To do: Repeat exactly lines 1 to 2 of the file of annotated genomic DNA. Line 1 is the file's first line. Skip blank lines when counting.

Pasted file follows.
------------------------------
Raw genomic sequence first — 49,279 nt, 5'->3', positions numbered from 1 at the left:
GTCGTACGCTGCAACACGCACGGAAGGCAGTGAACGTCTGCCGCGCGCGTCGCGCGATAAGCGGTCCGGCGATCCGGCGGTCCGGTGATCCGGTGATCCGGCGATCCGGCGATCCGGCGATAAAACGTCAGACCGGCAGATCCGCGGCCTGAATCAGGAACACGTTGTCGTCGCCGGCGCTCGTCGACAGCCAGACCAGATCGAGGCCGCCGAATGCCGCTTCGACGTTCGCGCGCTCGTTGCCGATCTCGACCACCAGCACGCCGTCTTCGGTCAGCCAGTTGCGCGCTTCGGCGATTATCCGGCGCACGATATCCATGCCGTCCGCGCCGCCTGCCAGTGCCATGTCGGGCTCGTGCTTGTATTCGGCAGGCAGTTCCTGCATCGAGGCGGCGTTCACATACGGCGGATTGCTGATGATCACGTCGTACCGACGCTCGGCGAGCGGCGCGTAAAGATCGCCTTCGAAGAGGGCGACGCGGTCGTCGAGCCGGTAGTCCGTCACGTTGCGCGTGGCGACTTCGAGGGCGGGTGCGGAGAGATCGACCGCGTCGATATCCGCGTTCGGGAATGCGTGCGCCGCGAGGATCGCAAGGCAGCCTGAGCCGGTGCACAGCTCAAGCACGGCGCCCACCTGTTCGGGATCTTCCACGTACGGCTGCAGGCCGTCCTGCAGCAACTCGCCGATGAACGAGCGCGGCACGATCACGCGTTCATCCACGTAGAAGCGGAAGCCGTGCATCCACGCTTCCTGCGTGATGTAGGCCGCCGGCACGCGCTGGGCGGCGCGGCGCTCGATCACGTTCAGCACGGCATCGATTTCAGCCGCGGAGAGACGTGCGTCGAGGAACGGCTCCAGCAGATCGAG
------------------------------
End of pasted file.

Raw genomic sequence first — 49,279 nt, 5'->3', positions numbered from 1 at the left:
GTCGTACGCTGCAACACGCACGGAAGGCAGTGAACGTCTGCCGCGCGCGTCGCGCGATAAGCGGTCCGGCGATCCGGCGGTCCGGTGATCCGGTGATCCGGCGATCCGGCGATCCGGCGATAAAACGTCAGACCGGCAGATCCGCGGCCTGAATCAGGAACACGTTGTCGTCGCCGGCGCTCGTCGACAGCCAGACCAGATCGAGGCCGCCGAATGCCGCTTCGACGTTCGCGCGCTCGTTGCCGATCTCGACCACCAGCACGCCGTCTTCGGTCAGCCAGTTGCGCGCTTCGGCGATTATCCGGCGCACGATATCCATGCCGTCCGCGCCGCCTGCCAGTGCCATGTCGGGCTCGTGCTTGTATTCGGCAGGCAGTTCCTGCATCGAGGCGGCGTTCACATACGGCGGATTGCTGATGATCACGTCGTACCGACGCTCGGCGAGCGGCGCGTAAAGATCGCCTTCGAAGAGGGCGACGCGGTCGTCGAGCCGGTAGTCCGTCACGTTGCGCGTGGCGACTTCGAGGGCGGGTGCGGAGAGATCGACCGCGTCGATATCCGCGTTCGGGAATGCGTGCGCCGCGAGGATCGCAAGGCAGCCTGAGCCGGTGCACAGCTCAAGCACGGCGCCCACCTGTTCGGGATCTTCCACGTACGGCTGCAGGCCGTCCTGCAGCAACTCGCCGATGAACGAGCGCGGCACGATCACGCGTTCATCCACGTAGAAGCGGAAGCCGTGCATCCACGCTTCCTGCGTGATGTAGGCCGCCGGCACGCGCTGGGCGGCGCGGCGCTCGATCACGTTCAGCACGGCATCGATTTCAGCCGCGGAGAGACGTGCGTCGAGGAACGGCTCCAGCAGATCGAG